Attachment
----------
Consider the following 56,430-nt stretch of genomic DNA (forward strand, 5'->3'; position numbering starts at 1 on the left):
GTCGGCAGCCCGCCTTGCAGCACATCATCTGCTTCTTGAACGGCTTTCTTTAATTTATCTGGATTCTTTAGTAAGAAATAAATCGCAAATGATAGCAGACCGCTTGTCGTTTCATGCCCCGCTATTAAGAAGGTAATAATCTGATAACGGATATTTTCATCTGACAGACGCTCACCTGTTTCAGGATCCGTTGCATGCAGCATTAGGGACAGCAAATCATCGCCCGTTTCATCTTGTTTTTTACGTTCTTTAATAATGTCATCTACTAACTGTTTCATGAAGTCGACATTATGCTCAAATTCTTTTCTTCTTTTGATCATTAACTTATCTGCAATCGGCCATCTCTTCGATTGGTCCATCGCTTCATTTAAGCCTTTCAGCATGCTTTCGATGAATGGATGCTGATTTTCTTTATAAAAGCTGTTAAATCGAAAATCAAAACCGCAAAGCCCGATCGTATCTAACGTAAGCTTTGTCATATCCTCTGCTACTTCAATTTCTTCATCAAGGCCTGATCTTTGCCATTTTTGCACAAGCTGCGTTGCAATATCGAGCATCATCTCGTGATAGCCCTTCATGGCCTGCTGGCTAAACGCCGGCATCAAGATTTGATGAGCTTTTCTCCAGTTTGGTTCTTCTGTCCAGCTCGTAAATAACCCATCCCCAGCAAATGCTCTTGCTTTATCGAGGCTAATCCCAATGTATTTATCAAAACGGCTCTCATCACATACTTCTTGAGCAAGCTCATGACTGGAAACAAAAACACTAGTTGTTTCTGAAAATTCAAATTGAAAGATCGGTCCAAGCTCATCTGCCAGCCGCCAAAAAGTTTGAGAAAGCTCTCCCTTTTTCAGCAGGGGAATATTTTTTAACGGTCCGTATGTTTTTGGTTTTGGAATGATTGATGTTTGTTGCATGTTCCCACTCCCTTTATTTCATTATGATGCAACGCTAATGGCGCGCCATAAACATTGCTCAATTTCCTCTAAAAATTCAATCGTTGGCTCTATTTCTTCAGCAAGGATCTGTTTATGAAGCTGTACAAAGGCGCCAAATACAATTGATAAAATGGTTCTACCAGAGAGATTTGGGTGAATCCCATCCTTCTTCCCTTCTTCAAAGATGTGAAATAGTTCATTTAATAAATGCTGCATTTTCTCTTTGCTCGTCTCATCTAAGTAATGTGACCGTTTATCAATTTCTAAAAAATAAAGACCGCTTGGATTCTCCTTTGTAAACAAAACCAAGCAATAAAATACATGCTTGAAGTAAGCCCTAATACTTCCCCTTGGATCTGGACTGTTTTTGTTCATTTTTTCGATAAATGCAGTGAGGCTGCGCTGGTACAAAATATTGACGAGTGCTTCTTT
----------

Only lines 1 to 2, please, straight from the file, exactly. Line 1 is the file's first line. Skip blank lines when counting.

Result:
Consider the following 56,430-nt stretch of genomic DNA (forward strand, 5'->3'; position numbering starts at 1 on the left):
GTCGGCAGCCCGCCTTGCAGCACATCATCTGCTTCTTGAACGGCTTTCTTTAATTTATCTGGATTCTTTAGTAAGAAATAAATCGCAAATGATAGCAGACCGCTTGTCGTTTCATGCCCCGCTATTAAGAAGGTAATAATCTGATAACGGATATTTTCATCTGACAGACGCTCACCTGTTTCAGGATCCGTTGCATGCAGCATTAGGGACAGCAAATCATCGCCCGTTTCATCTTGTTTTTTACGTTCTTTAATAATGTCATCTACTAACTGTTTCATGAAGTCGACATTATGCTCAAATTCTTTTCTTCTTTTGATCATTAACTTATCTGCAATCGGCCATCTCTTCGATTGGTCCATCGCTTCATTTAAGCCTTTCAGCATGCTTTCGATGAATGGATGCTGATTTTCTTTATAAAAGCTGTTAAATCGAAAATCAAAACCGCAAAGCCCGATCGTATCTAACGTAAGCTTTGTCATATCCTCTGCTACTTCAATTTCTTCATCAAGGCCTGATCTTTGCCATTTTTGCACAAGCTGCGTTGCAATATCGAGCATCATCTCGTGATAGCCCTTCATGGCCTGCTGGCTAAACGCCGGCATCAAGATTTGATGAGCTTTTCTCCAGTTTGGTTCTTCTGTCCAGCTCGTAAATAACCCATCCCCAGCAAATGCTCTTGCTTTATCGAGGCTAATCCCAATGTATTTATCAAAACGGCTCTCATCACATACTTCTTGAGCAAGCTCATGACTGGAAACAAAAACACTAGTTGTTTCTGAAAATTCAAATTGAAAGATCGGTCCAAGCTCATCTGCCAGCCGCCAAAAAGTTTGAGAAAGCTCTCCCTTTTTCAGCAGGGGAATATTTTTTAACGGTCCGTATGTTTTTGGTTTTGGAATGATTGATGTTTGTTGCATGTTCCCACTCCCTTTATTTCATTATGATGCAACGCTAATGGCGCGCCATAAACATTGCTCAATTTCCTCTAAAAATTCAATCGTTGGCTCTATTTCTTCAGCAAGGATCTGTTTATGAAGCTGTACAAAGGCGCCAAATACAATTGATAAAATGGTTCTACCAGAGAGATTTGGGTGAATCCCATCCTTCTTCCCTTCTTCAAAGATGTGAAATAGTTCATTTAATAAATGCTGCATTTTCTCTTTGCTCGTCTCATCTAAGTAATGTGACCGTTTATCAATTTCTAAAAAATAAAGACCGCTTGGATTCTCCTTTGTAAACAAAACCAAGCAATAAAATACATGCTTGAAGTAAGCCCTAATACTTCCCCTTGGATCTGGACTGTTTTTGTTCATTTTTTCGATAAATGCAGTGAGGCTGCGCTGGTACAAAATATTGACGAGTGCTTCTTT